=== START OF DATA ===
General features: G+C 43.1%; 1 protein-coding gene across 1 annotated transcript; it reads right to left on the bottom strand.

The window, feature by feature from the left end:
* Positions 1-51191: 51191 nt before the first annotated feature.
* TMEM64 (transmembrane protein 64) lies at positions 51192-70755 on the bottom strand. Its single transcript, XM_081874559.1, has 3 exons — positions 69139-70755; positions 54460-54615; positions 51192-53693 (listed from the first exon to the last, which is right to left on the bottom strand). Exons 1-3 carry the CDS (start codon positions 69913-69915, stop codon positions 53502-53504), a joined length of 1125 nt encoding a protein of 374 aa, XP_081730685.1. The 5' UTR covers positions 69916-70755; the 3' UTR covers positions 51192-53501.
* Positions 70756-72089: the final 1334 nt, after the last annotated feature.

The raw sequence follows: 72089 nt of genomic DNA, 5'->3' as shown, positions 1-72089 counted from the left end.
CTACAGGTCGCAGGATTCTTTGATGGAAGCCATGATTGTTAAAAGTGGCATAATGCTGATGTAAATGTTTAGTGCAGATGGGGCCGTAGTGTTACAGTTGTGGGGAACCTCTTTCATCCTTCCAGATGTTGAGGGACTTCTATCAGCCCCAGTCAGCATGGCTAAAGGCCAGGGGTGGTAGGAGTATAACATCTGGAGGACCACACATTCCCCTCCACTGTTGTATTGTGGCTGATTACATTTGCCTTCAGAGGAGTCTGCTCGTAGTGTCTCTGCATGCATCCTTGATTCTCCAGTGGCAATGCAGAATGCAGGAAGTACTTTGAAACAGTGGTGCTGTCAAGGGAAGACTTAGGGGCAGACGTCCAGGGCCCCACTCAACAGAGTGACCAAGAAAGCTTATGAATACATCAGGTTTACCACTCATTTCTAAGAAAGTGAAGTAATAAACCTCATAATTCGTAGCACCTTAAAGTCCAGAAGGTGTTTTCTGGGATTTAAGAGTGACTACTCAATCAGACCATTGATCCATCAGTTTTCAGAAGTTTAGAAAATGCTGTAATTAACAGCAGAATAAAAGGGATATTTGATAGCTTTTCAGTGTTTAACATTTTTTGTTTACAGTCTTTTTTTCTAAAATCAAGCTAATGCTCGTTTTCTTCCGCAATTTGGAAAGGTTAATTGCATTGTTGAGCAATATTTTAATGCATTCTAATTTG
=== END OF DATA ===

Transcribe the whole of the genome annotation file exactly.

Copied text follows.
General features: G+C 43.1%; 1 protein-coding gene across 1 annotated transcript; it reads right to left on the bottom strand.

The window, feature by feature from the left end:
* Positions 1-51191: 51191 nt before the first annotated feature.
* TMEM64 (transmembrane protein 64) lies at positions 51192-70755 on the bottom strand. Its single transcript, XM_081874559.1, has 3 exons — positions 69139-70755; positions 54460-54615; positions 51192-53693 (listed from the first exon to the last, which is right to left on the bottom strand). Exons 1-3 carry the CDS (start codon positions 69913-69915, stop codon positions 53502-53504), a joined length of 1125 nt encoding a protein of 374 aa, XP_081730685.1. The 5' UTR covers positions 69916-70755; the 3' UTR covers positions 51192-53501.
* Positions 70756-72089: the final 1334 nt, after the last annotated feature.

The raw sequence follows: 72089 nt of genomic DNA, 5'->3' as shown, positions 1-72089 counted from the left end.
CTACAGGTCGCAGGATTCTTTGATGGAAGCCATGATTGTTAAAAGTGGCATAATGCTGATGTAAATGTTTAGTGCAGATGGGGCCGTAGTGTTACAGTTGTGGGGAACCTCTTTCATCCTTCCAGATGTTGAGGGACTTCTATCAGCCCCAGTCAGCATGGCTAAAGGCCAGGGGTGGTAGGAGTATAACATCTGGAGGACCACACATTCCCCTCCACTGTTGTATTGTGGCTGATTACATTTGCCTTCAGAGGAGTCTGCTCGTAGTGTCTCTGCATGCATCCTTGATTCTCCAGTGGCAATGCAGAATGCAGGAAGTACTTTGAAACAGTGGTGCTGTCAAGGGAAGACTTAGGGGCAGACGTCCAGGGCCCCACTCAACAGAGTGACCAAGAAAGCTTATGAATACATCAGGTTTACCACTCATTTCTAAGAAAGTGAAGTAATAAACCTCATAATTCGTAGCACCTTAAAGTCCAGAAGGTGTTTTCTGGGATTTAAGAGTGACTACTCAATCAGACCATTGATCCATCAGTTTTCAGAAGTTTAGAAAATGCTGTAATTAACAGCAGAATAAAAGGGATATTTGATAGCTTTTCAGTGTTTAACATTTTTTGTTTACAGTCTTTTTTTCTAAAATCAAGCTAATGCTCGTTTTCTTCCGCAATTTGGAAAGGTTAATTGCATTGTTGAGCAATATTTTAATGCATTCTAATTTG